Preventing Identity Theft
Identity theft is a serious threat to everyone. It occurs when someone uses your personally identifying information, without your permission, to commit fraud or other crimes. Helping educate customers on ways to protect their personal information is a priority at Valley Bank.
Unfortunately, there is nothing you can do to guarantee you won't be a victim. There are, however, some simple steps you can take to minimize your risk of identity theft. They include:
- Always question the identity of people and companies that initiate contact with you. ID cards, letterheads and business cards can easily be falsified.
- Do not carry your extra credit cards or other important identity documents in your purse or wallet except when necessary.
- Minimize the amount of credit cards you own; cancel unused credit accounts and shred the cards.
- Never leave your purse or wallet unattended.
- Do not throw out card transaction receipts at points of purchase or in public.
- Safeguard all bank and credit card statements and all utility bills. Do not simply throw these in the bin or recycling bin. Shred statements and bills when you no longer require them.
- Never simply throw out pre-approved credit offers - always shred them.
- Reconcile all bank and credit card accounts as soon as you you receive them. Challenge any unauthorized transactions immediately.
- Notify the bank immediately if you do not receive your statement.
- Do not print your Social Security Number on your checks.
- Be aware of shoulder surfers when you are using your credit card or ATM card. Always ensure you keep your PIN safely hidden from others.
- When making Internet transactions, verify that you are using a secure connection (https://).
- Remove your name from the marketing lists of the three credit reporting bureaus to reduce the number of pre-approved credit offers you receive.
The impact of identity theft can be enormous. While some victims can resolve their problems quickly, others spend hundreds of dollars and many days repairing damage to their good name and credit record. Some consumers victimized by identity theft may lose out on job opportunities, or be denied loans for education, housing or cars because of negative information on their credit reports. It is important to always be mindful of your personal information and monitor your finances for potential fraud.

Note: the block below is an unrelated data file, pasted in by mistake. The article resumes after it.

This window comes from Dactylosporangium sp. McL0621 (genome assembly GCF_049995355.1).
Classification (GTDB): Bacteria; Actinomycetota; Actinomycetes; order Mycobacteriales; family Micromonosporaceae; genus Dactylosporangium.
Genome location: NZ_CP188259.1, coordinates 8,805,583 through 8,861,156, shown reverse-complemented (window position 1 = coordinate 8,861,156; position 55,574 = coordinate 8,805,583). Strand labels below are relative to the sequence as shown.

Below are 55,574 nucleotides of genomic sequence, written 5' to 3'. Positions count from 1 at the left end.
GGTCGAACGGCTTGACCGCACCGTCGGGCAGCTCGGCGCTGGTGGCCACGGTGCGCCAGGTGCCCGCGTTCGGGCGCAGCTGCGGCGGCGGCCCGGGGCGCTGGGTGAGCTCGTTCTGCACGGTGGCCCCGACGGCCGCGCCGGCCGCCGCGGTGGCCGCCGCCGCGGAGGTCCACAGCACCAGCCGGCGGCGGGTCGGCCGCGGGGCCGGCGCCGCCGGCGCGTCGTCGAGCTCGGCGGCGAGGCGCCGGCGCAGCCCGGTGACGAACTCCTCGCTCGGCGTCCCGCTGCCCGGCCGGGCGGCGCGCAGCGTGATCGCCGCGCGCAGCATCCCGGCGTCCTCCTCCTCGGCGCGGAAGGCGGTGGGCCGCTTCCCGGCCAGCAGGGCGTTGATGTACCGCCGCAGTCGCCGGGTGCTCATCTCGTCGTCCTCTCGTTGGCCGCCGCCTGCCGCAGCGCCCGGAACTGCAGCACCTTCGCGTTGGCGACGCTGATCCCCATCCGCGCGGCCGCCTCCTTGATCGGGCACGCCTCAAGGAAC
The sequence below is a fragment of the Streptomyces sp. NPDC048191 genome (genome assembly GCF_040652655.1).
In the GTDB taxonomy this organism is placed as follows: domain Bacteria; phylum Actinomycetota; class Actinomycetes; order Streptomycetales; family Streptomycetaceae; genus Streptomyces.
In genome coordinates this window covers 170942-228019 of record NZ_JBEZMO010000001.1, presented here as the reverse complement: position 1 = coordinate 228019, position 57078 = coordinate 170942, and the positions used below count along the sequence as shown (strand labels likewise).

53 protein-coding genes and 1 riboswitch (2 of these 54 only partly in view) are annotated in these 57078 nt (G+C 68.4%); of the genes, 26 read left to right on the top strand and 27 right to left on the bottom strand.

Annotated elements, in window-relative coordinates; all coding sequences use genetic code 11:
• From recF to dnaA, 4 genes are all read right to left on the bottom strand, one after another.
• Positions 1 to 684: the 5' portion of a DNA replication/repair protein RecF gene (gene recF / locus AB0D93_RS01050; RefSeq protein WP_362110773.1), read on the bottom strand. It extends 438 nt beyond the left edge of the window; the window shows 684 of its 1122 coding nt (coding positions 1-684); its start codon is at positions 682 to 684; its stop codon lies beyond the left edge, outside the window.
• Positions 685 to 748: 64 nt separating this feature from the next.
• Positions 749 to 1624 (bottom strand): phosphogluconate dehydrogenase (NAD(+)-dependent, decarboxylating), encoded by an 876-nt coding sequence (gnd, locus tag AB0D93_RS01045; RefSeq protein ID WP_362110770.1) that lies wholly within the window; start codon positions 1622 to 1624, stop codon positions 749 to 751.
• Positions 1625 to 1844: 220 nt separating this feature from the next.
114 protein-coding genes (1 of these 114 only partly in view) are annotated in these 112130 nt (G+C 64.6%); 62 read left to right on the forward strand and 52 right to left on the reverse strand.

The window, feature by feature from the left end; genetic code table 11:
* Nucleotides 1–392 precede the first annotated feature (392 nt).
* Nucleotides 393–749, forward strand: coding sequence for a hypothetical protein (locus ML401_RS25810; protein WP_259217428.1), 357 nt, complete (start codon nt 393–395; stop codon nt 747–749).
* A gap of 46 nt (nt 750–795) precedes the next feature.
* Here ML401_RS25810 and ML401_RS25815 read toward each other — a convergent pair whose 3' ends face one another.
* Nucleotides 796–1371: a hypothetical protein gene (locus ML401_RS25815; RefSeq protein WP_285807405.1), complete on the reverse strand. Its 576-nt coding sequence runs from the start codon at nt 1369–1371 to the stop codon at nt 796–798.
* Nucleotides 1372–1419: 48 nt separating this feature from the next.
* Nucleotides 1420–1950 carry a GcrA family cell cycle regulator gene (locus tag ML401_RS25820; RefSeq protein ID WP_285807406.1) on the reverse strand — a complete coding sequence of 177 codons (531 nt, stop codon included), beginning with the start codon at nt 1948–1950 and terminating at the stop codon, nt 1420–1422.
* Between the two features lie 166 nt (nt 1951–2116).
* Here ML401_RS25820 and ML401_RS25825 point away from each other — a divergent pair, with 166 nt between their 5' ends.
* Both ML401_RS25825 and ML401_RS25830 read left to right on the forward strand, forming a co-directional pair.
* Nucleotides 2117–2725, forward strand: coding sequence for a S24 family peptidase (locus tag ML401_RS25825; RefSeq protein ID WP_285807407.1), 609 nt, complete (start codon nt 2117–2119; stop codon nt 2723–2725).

Internet and E-Mail Security
Phishing and Pharming
Valley Bank values your business and takes the security of your personal information very seriously. In order to better protect yourself, we are informing you about two types of e-mail scams commonly known as "Phishing" and "Pharming".
"Phishing" refers to a scheme created by a cyber-criminal, or a group of cyber-criminals, who create an imitation of an existing legitimate web page to trick users into providing sensitive personal information. In a typical case, you'll receive an e-mail that appears to come from a reputable company that you recognize and do business with such as your financial institution. The e-mail will encourage you to click a link in the e-mail which will direct you to the imitation web site where they will request and capture your personal information.
"Pharming" scams are very similar to "Phishing" scams, only instead of directing a user to a fraudulent website, the e-mail will often contain a malicious software attachment that attempts to install itself on your PC and collect personal information for transmission back to the cyber-criminal.
Clicking on links or attachments in these "phishing" and "pharming" emails places your accounts at risk. Recently, the Federal Trade Commission has warned consumers about fraudulent emails, pop-up advertisements, and phony web sites that attempt to trick people into providing confidential personal information.
E-Mail SPAM Scams
While some consumers find unsolicited commercial email — also known as "SPAM" — informative, others find it annoying and time consuming. Still others find it expensive: They're among the people who have lost money to spam that contained bogus offers and fraudulent promotions.
Many Internet Service Providers and manufacturers offer filtering software to limit the spam in their users' email inboxes. In addition, some old-fashioned 'filter tips' can help you save time and money by avoiding frauds pitched in email.
Spyware is software designed to track or control your behavior on-line and hijack personal information. Without your consent, spyware will typically install in the background and give no indication that it is present on the system. Although spyware can come from visiting malicious Websites or clicking pop-up ads, it is often found in conjunction with SPAM e-mail messages. Clues that spyware is on your computer include a flood of pop-up ads, a browser that repeatedly takes you to sites you don't want, unexpected toolbars or icons on your computer screen, random error messages, and poor overall computer performance.
Even the most experienced Internet users are at risk of being victimized by spyware. The Federal Government has issued numerous warnings to consumers regarding the severity of this growing problem.
This list describes some of the most common types of threats faced by users on-line, but is by no means complete. For up to date information on the latest threats to your privacy, please visit the following websites: